Medication, fever and chemotherapy

Here are some of the instructions I received during chemotherapy:

  • If you haven’t already done so, get a thermometer.
  • If the body temperature reaches:
    • 38 °C (100.4 °F): check again 1 hour later;
      • If the temperature has remained stable or increased, go to the emergency room;
      • if the temperature has decreased, it is correct.
    • 38,3 °C (100.94 °F) and more: you must go directly to the emergency room.
  • Never take a pain medication on your own without first checking whether you have a fever or not.

Why these instructions?

Because throughout the whole period of chemotherapy treatment, the immune system is weakened and it is very important to know whether or not you have a fever because it can be a sign that you have an infection.

Why be careful with analgesics ?

Because acetylsalicylic acid (Aspirin), acetaminophen or paracetamol (Tylenol or Doliprane) and ibuprofen (Advil, Motrin), as well as other similar drugs, can mask or lower fever.

But without fever, one may think that it is not as serious and/or dangerous as it is and the infection can then continue to progress.

A concrete example

Setting the scene

In the last days of April and the first week of May, I was sick with the flu: nasal congestion, extreme fatigue, slight headache, aches and pains, sore throat, coughing and chills. Were chills caused by fever? Maybe, but according to my thermometer, I didn’t have a fever.


My thermometer indicated that my temperature was normal except that I take a combination of painkillers on a daily basis, including acetaminophen, under medical supervision… This may have masked the fever and lessened headache and aches and pains. This is all the more likely because the chills lasted 3-4 days and the fever normally disappears on its own after 3 or 4 days, according to my family doctor…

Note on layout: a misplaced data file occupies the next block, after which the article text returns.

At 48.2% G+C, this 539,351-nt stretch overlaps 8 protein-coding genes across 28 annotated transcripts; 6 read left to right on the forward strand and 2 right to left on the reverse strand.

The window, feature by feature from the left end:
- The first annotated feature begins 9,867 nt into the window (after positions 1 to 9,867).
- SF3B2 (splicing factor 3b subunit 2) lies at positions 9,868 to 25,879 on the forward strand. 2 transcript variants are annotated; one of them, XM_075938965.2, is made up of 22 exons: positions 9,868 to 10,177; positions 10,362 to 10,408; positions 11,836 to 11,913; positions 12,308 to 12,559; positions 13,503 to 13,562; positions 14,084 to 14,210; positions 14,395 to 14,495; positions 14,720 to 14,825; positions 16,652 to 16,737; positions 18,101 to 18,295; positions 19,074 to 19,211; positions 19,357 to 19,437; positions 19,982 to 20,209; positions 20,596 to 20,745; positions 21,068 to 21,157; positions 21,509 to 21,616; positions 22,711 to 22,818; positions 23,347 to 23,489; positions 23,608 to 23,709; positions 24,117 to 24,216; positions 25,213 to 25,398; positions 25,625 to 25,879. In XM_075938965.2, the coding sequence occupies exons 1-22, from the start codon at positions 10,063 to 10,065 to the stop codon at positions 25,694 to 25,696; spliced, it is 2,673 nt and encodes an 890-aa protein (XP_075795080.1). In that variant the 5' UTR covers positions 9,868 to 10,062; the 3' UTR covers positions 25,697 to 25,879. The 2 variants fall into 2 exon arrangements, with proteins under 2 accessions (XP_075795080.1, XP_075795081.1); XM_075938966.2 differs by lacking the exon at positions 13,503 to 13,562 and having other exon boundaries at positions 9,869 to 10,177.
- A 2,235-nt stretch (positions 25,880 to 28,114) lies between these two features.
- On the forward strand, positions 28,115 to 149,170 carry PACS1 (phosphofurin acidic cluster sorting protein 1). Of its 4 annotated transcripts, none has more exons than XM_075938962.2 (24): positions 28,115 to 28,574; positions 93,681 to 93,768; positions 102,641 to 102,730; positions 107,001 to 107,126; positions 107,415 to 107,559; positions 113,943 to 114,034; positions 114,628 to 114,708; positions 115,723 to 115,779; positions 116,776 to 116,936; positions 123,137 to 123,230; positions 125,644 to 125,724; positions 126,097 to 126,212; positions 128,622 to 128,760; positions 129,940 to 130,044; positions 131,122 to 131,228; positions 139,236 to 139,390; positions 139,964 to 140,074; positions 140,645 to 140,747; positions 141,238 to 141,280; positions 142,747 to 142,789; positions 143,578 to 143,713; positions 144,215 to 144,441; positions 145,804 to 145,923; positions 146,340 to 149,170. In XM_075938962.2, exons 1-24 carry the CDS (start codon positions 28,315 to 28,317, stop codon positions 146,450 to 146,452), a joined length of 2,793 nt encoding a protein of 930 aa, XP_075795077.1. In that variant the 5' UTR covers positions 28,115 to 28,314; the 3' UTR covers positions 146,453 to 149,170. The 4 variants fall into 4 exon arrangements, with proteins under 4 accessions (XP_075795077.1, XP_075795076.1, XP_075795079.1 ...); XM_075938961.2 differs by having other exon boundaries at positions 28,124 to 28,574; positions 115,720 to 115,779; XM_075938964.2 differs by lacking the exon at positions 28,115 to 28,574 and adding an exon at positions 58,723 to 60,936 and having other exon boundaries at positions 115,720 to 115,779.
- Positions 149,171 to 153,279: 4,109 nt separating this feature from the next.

Is it serious that I don’t know for sure if I have a fever or not? No. Why? Because I had a multitude of other symptoms that informed me that my body was fighting something. In addition, I am not in chemotherapy and I have had only hormone therapy since November 2014. If I had been on chemotherapy, I would have gone to the ER.

Morale of the story

The instructions mentioned at the beginning are excellent. However, I would add one for people in chemotherapy :
If you have reason to believe that you may have a fever but your thermometer says no, go to a health care professional for advice or, at the very least, talk to a health care professional.

It’s better to be too careful than not enough…


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